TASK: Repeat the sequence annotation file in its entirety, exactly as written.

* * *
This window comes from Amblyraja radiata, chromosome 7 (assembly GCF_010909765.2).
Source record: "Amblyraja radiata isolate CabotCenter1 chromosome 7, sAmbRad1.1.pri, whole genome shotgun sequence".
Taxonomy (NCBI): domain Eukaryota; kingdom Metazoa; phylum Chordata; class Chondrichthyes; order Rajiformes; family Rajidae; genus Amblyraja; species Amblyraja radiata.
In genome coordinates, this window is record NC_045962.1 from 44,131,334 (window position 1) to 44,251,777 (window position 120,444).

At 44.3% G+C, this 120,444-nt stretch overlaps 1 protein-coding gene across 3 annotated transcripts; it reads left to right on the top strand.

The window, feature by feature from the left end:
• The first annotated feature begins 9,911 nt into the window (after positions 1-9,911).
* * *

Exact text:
This window comes from Amblyraja radiata, chromosome 7 (assembly GCF_010909765.2).
Source record: "Amblyraja radiata isolate CabotCenter1 chromosome 7, sAmbRad1.1.pri, whole genome shotgun sequence".
Taxonomy (NCBI): domain Eukaryota; kingdom Metazoa; phylum Chordata; class Chondrichthyes; order Rajiformes; family Rajidae; genus Amblyraja; species Amblyraja radiata.
In genome coordinates, this window is record NC_045962.1 from 44,131,334 (window position 1) to 44,251,777 (window position 120,444).

At 44.3% G+C, this 120,444-nt stretch overlaps 1 protein-coding gene across 3 annotated transcripts; it reads left to right on the top strand.

The window, feature by feature from the left end:
• The first annotated feature begins 9,911 nt into the window (after positions 1-9,911).